Even the fact that the Gospels record women being the first eyewitness of the empty tomb and the resurrected Lord lends credence to the truth of the resurrection, for women were among the lowest in society in terms of respect and honor. Their testimony would not even be admissible in a court of law. Surely, if the writers of the Gospels wished to convince people of the truth of the resurrection they would have recorded the accounts men of renown and honor, whose testimony would have been received with greater credulity. The fact that the Evangelists preserved the eyewitness testimony of women and did not change the facts to something that would be more socially acceptable lends to the veracity and trustworthiness of their report.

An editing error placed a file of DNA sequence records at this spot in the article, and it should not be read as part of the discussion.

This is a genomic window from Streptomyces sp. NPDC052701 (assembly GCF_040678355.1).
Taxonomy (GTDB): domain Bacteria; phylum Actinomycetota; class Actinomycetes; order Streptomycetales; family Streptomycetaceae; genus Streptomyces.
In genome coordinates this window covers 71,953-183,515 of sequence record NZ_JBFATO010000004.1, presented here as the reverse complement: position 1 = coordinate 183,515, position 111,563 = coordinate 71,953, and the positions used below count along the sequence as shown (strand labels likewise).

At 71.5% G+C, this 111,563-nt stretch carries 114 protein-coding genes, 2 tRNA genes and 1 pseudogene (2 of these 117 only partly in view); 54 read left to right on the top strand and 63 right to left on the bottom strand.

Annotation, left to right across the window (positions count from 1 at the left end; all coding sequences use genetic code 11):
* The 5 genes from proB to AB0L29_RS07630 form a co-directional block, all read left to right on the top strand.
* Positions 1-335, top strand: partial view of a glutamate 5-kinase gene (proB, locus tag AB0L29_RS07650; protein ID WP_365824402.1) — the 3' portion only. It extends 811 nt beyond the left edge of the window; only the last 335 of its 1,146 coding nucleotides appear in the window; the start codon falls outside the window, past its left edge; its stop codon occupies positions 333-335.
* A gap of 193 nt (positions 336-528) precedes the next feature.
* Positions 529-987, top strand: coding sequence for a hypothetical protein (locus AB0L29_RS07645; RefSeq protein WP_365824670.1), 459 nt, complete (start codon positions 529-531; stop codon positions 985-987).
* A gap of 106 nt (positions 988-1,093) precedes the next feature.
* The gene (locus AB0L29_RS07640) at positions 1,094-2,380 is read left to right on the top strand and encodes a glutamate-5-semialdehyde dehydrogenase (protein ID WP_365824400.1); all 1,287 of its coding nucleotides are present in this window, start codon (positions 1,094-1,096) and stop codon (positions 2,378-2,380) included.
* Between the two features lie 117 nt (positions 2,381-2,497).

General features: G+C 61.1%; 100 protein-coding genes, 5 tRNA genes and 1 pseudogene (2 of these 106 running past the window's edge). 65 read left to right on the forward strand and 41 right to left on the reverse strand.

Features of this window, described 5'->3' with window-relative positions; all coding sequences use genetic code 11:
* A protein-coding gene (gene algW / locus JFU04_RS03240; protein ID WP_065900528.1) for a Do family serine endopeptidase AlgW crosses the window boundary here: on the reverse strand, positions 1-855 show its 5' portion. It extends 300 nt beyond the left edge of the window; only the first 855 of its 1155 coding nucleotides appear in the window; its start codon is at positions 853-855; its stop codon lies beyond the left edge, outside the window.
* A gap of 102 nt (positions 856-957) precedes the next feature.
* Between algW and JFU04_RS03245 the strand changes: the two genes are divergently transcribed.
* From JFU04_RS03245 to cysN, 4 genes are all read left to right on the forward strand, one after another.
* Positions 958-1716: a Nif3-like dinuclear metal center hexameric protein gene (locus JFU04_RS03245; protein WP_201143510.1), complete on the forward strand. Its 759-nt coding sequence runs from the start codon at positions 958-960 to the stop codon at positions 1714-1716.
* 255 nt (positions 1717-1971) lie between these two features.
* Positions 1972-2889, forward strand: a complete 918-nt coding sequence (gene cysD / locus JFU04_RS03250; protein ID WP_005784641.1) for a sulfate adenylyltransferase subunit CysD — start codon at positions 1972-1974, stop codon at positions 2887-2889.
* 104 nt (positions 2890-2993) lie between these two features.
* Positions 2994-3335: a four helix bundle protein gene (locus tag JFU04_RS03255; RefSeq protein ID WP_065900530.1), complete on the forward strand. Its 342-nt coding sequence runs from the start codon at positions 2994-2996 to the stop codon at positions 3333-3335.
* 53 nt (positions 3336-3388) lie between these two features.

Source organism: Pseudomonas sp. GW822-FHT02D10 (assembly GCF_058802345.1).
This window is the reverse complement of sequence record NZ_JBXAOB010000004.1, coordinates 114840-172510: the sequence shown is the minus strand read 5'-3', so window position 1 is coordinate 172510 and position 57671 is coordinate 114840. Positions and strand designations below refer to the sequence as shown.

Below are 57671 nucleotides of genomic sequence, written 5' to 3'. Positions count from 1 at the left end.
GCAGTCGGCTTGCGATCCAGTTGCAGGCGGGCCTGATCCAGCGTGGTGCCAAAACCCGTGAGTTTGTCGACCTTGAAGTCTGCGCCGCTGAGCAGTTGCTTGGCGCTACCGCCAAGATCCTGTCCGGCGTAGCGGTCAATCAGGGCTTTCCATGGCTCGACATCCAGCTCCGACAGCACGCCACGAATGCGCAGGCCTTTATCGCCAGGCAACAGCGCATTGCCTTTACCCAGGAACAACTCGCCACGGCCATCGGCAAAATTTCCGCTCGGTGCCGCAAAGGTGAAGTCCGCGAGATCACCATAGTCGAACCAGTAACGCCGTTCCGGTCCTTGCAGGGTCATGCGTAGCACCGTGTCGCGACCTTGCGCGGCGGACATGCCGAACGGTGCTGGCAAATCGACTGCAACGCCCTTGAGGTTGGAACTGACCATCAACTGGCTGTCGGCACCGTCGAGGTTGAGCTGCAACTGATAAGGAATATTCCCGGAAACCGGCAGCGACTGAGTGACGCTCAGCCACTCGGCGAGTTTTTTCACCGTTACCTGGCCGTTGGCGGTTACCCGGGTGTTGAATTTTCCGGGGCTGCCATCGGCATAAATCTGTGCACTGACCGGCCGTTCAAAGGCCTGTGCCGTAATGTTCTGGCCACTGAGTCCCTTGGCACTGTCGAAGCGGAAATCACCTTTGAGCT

Likewise, our Easter Gospel’s rather abrupt and disconcerting ending, “they went out and fled from the tomb, for trembling and astonishment had seized them, and they said nothing to anyone, for they were afraid.” The earliest manuscripts and fragments we have of St. Mark’s Gospel all end in this way, with those words. And, St. Mark’s account of Jesus’ resurrection has been read and heard in Christ’s Church on Easter Sunday since at least the seventh century. Truly, the Gospel reads and ends like a historical record of factual events rather than as a story intentionally constructed to lead the hearer or reader to a particular conclusion and belief. You have to acknowledge that the St. Mark could easily have ended his Gospel on a more upbeat note with an actual siting and even a conversation with our resurrected Lord instead of the women fleeing the tomb confused and afraid and saying nothing to anyone. However, St. Mark has recorded what actually happened. The preservation of these uncomfortable and often embarrassing facts lend credibility to the Gospels and the testimonies of both Jesus’ disciples and those who had no interest in lending credence to them at all.